up button arrow

Oklahoma Detox Centers

What Is Drug Detox in Oklahoma?

Drug detox refers to the clearing of addictive substances from the body. It is the process of removing toxins from a person dependent on an addictive substance. Detox aims to manage and minimize physical harm during the process of acute withdrawal.

The Oklahoma Department for Mental Health and Substance Abuse Services (ODMHSAS) requires all facilities operating as a substance disorder treatment center to obtain licensing from the department. The ODMHSAS ensures that facilities providing substance abuse rehabilitation service complies with the provisions of the Oklahoma Statute Title 43A on Mental Health Law. Also, the Substance Abuse and Mental Health Services Administration (SAMHSA) provides programs, information, and policies to advance substance abuse treatment within communities.

Detox Sets the Foundation for Treatment

Drug detox is the first step in recovery from substance dependency. However, drug and alcohol detox alone is not sufficient in achieving long-term recovery as it only addresses the patient's substance abuse. Effective treatment for substance dependence must address other medical, mental, social, and psychological problems in a patient. Therefore, a successful treatment for substance dependence must include addiction treatment after a drug and alcohol detox to return the patient to substance-free independent living. 

How Long Does It Take to Detox from Drugs in Oklahoma?

The detox timeline varies based on the substance of dependence. For instance, the SAMHSA stipulates that the average detox time for heroin is four to seven days, while cocaine detox may last for three to four days. In reality, however, other factors determine how long a patient may stay in rehab during drug detox. They include:

  • The mode of administration
  • The frequency of use and length of addiction
  • The substance of dependence
  • Multiple substance dependence
  • Multiple medical conditions
  • Biological factors

The Mode of Administration

The manner of ingesting the drug determines how long a patient stays in rehab. For instance, inhaling or injecting an addictive substance circulates into the body faster than swallowing. Therefore, persons who administer an addictive substance orally will have a shorter stay in rehab than an individual who injects them.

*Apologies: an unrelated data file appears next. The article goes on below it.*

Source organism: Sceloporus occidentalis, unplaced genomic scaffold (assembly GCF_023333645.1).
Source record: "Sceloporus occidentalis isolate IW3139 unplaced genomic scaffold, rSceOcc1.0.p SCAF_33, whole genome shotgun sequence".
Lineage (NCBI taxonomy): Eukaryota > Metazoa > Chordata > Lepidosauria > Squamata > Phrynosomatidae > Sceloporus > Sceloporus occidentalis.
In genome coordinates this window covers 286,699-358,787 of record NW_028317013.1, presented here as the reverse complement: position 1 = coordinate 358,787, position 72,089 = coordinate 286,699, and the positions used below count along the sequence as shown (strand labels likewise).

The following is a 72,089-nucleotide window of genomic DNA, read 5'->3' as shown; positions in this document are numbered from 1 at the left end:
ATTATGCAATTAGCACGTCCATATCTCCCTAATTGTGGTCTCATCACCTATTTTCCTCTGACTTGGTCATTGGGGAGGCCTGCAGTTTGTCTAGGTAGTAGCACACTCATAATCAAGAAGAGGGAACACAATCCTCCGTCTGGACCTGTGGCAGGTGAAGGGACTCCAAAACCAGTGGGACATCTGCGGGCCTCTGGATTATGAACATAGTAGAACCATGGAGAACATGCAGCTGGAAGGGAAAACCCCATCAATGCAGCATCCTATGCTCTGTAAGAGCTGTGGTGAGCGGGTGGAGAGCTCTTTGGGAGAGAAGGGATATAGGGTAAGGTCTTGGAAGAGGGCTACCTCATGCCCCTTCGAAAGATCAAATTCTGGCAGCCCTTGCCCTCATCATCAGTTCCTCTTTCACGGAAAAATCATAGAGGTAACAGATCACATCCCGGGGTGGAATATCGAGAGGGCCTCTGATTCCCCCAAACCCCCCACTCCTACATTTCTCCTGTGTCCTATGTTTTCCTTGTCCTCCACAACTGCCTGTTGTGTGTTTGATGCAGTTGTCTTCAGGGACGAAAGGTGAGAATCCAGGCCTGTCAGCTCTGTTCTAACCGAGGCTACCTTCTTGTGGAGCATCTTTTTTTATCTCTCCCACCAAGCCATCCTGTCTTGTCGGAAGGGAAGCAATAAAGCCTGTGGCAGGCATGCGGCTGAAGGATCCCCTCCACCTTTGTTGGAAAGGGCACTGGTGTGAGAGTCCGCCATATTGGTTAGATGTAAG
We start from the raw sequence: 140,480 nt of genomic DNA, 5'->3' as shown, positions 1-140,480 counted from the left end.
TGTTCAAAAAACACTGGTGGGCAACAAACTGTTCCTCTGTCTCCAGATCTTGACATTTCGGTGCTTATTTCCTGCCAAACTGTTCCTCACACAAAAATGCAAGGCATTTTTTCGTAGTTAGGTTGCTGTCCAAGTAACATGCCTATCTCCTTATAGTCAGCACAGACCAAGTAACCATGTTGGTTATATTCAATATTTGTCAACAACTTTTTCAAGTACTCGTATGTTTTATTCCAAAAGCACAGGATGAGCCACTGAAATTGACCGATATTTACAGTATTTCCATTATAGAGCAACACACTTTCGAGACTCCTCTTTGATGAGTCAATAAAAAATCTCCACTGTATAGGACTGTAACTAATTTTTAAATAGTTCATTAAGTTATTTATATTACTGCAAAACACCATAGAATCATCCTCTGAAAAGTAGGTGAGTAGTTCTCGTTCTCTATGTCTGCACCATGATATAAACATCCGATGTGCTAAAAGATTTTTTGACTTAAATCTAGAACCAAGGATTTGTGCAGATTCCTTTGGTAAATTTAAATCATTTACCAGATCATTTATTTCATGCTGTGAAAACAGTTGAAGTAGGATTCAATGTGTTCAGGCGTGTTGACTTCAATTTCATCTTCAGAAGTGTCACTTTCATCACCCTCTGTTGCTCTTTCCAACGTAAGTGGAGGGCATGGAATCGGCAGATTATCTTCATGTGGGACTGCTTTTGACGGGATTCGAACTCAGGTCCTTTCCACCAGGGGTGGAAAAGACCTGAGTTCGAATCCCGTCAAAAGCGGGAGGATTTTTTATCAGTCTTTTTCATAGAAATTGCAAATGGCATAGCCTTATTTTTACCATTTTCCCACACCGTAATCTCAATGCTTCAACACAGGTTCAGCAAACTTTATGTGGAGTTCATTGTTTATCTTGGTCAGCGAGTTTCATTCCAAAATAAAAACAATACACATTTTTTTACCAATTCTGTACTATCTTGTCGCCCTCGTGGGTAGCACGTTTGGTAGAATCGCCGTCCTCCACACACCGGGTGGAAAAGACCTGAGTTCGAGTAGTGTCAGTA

The Frequency of Use and the Length of Addiction

How much of the drug the individual consumes can affect the length of stay in rehab. Frequent drug use can lead to a massive amount of addictive substances in the body, leading to a lengthier stay at a rehab treatment center. Again, persons dependent on drugs for an extended period will have an extended stay in rehab compared to an individual with a shorter history of substance abuse.

The Substance of Dependence

Generally, addictive substances have various chemical compositions resulting in how long they stay in a person's system. For instance, while it takes about three to four days for cocaine detox, detox from cannabis may last up to several weeks.

Multiple Substance Dependence

The drug detox for persons using more than one addictive substance is complex, typically requiring extra care to combat the adverse effect of each substance. Therefore, a person who consumes multiple addictive substances will have a longer detox process than an individual dependent on a single addictive substance.

Multiple Medical Conditions

The presence of an underlying medical condition such as mental health or diabetes can affect a patient's stay in rehab as the detox process can adversely affect the co-occurring condition complicating the treatment. The SAMHSA addiction treatment guide recommends a long-term, comprehensive, phased, and concurrent treatment for persons with co-occurring conditions. Therefore, most persons presenting multiple medical conditions during a drug detox will have a lengthier stay at the rehab center.

Biological Factors

Factors such as gender or age may determine how long a patient takes to detox from an addictive substance. For instance, women appear to have an extended stay in rehab due to a higher chance of life events such as post-traumatic stress disorder (PTSD), sexual abuse, panic disorders, victimization, or an eating disorder. Also, in an ideal situation, a younger person without co-occurring medical conditions would have a reduced stay at detox than an older person if the same conditions apply.

How Long Does It Take to Detox from Alcohol in Oklahoma?

According to the SAMHSA report on admission and discharge for substance use disorder, the average time it takes for alcohol detox in Oklahoma is ten days. However, other factors can increase or decrease the timeline for alcohol detox. They include the sex, age, severity of the addiction, multiple substance abuse, and co-occurring medical conditions. 

The Detoxification Process at an Oklahoma Drug Detox Center

A drug and alcohol detox aims to help persons with substance dependence get the treatment that meets their specific needs. A professional drug and alcohol detox center in Oklahoma incorporates the following into their detox process:

Evaluation Stage

During the evaluation process of drug detox, the clinical professional conducts a detailed assessment of the patient's physical and mental health conditions. The initial evaluation includes testing and measuring the concentration of addictive substances in the patient's bloodstream. 

Also, the detox center screens the patient for co-occurring conditions and obtains a comprehensive review of the patient's medical history. Furthermore, the detox center evaluates the medical, mental, and social situation of the individual to determine the best course of treatment after detox.